Despite lowering earlier projections of global sugar exports and raising the volume of ending stocks, the United States Department of Agriculture (USDA) bi-annual outlook on the global sugar market is bullish for the current season (October 2021-September 2022).
In its “Sugar: World Market and Trade” outlook released last week, the USDA projected global sugar exports at 63.11 million tonnes (mt) against its May estimates of 65.95 mt. But it will still be higher than last year’s 62.68 mt.
The USDA projections along with another by Tropical Research Services (TRS), which has projected another year of deficit supplies during the 2022-23 season, should keep spur sugar prices further, if not elevated.
A deficit in 2022-23?
Thomson Reuters reported that TRS had estimated the deficit at 4.04 mt.
The USDA said it had lowered export estimates as Brazil and Thailand are expected to ship 3.1 mt and 445,000 tonnes lower than initial projections.
On the Intercontinental Exchange, New York, raw sugar futures for delivery in March next ended at 19.99 US cents a pound (₹33,030 a tonne) during the weekend. Cash delivery of sugar was also quoted at the same rate. White sugar in London was quoted at $512.60 (₹38,100) a tonne for delivery in March.
Factors that are seen as bullish for the sugar market are: Current estimates of global production being lower than May estimates (181.08 mt vs 185,53 mt), though it is higher than last year’s 180.12 mt; an upward revision on consumption (174.54 mt vs 174.44 mt) and raising import projections (54.22 mt vs 53.63 mt).
Last season’s consumption has been pegged at 171.10 mt, while imports at 55.16 mt.
Though ending stocks have been revised higher at 45.65 mt against previous estimates of 43.97 mt, they are still lower than last season’s 48.75 mt, according to the USDA.
The USDA has pegged Indian sugar production unchanged at 34.7 mt from its May projections compared with 33.76 mt last season. “India production is estimated up 3 per cent on higher area,” it said.
Domestic consumption has been pegged at a record 28.5 mt, again unchanged from initial projections but 0.5 mt higher than last season.
However, the USDA has raised India’s export estimates to seven mt from the previous 6 mt. But it would be 0.2 mt lower than last season’s 7.2 mt export.
“Exports are expected to be high even without subsidies that have encouraged exports,” the agency said. Indian sugar mills and exporters have so far signed deals to export 2.1 mt.
Ending stocks are estimated lower at 14.37 mt against earlier projections of 16.57 mt but higher than last season’s 14.17 mt. “Stocks are expected to be up slightly at levels that represent approximately seven months of consumption,” the USDA said.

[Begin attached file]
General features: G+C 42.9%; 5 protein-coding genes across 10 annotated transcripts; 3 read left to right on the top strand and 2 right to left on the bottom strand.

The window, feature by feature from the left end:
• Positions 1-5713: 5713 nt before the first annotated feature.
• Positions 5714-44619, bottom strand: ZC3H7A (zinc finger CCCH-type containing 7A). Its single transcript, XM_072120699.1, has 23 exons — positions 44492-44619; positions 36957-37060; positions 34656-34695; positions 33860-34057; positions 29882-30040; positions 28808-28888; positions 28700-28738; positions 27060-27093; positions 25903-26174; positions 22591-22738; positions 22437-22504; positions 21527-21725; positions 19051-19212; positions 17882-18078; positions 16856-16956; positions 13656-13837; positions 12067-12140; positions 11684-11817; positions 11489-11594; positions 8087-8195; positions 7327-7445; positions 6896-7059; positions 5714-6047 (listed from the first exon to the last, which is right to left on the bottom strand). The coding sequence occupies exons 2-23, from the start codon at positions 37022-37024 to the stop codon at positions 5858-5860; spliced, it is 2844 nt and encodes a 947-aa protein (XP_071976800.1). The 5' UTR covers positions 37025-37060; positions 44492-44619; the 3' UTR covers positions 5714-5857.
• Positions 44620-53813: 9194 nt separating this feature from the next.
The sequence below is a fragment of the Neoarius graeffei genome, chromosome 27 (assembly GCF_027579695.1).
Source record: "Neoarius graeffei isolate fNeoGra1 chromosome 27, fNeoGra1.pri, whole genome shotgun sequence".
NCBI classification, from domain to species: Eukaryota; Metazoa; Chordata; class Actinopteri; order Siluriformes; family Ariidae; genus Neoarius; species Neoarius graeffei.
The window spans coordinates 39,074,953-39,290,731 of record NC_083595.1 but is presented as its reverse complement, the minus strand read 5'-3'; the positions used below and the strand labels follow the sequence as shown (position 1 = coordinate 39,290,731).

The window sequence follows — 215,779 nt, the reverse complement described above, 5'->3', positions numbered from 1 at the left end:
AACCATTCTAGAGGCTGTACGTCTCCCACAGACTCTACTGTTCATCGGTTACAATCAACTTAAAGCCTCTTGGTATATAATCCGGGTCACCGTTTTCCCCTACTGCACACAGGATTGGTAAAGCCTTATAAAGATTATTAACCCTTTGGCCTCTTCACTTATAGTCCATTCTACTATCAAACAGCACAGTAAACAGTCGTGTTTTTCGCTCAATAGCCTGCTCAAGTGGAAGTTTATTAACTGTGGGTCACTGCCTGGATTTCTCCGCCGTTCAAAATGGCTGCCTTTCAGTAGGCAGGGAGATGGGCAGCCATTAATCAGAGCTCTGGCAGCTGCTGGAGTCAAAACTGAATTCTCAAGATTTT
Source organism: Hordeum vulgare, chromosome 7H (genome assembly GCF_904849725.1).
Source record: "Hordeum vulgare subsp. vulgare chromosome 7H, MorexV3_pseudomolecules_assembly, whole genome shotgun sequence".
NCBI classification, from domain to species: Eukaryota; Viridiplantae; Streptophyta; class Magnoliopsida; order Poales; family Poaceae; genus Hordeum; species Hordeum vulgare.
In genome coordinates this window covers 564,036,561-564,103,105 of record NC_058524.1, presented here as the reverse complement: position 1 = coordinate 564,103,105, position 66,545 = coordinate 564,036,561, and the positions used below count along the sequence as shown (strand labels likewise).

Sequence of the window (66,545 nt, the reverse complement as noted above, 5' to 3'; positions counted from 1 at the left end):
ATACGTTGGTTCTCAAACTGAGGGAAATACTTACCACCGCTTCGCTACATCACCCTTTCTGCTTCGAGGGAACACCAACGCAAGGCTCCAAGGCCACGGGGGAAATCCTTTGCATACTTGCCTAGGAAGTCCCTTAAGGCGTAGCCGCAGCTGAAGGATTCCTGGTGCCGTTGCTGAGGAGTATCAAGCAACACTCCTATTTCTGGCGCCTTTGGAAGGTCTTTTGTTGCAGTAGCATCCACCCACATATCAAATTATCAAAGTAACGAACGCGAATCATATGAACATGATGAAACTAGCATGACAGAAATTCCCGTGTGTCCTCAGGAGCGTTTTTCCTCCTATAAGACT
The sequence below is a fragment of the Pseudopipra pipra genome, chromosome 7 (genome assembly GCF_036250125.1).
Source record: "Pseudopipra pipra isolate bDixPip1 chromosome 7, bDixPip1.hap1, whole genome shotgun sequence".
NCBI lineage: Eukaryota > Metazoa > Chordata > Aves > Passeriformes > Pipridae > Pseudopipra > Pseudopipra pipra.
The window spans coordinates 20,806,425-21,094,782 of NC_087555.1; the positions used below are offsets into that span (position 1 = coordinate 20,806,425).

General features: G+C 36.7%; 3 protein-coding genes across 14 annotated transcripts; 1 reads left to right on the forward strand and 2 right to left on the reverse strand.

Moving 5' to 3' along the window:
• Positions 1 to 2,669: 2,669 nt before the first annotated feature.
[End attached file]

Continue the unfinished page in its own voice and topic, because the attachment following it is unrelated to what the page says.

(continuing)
While India could be the toast of the global sugar market, Brazil will be its concern. Production in Brazil is expected to drop by 6.1 mt to 36 mt against 42.05 mt. It is also lower than initial projections of 39.9 mt.
“Brazil production is estimated to fall in part as a result of dry conditions and frosts. Due to Brazil’s importance as a producer and exporter, this reduction is expected to have a major influence on world sugar supply and prices,” the USDA said.
Since sugar prices are ruling firm and more attractive than ethanol prices, at least 46 per cent of Brazil’s sugarcane could be processed for sugar and the rest for ethanol. Its exports are expected to drop sharply 26 mt against
As overall sugar prices remain firm and relatively more attractive than ethanol prices, approximately 46 per cent of the sugarcane crop is expected to be processed for sugar and 54 per cent for ethanol, similar to the previous season. Consumption is expected to be down slightly, with stocks unchanged. Exports are estimated to drop sharply on lower available supplies to 26 mt against 32.15 mt last season. In May, the USDA had pegged exports at 29.17 mt.
Thailand sugar production is expected to rebound this season to 10 mt from 7.58 mt last season. Yet, it will be lower than initial projections of 10.6 mt. With carryover stocks of over three mt, the South-East Asian nation is expected to export 10 mt against four mt last season.
The USDA has projected higher sugar production in Pakistan and Australia, seeing both nations exporting more than last season. For India, Australia and Thailand, shipments to Indonesia, India’s largest buyer the previous season, is something to contend with, though it is seen doing well in South and West Asia, especially the Gulf region.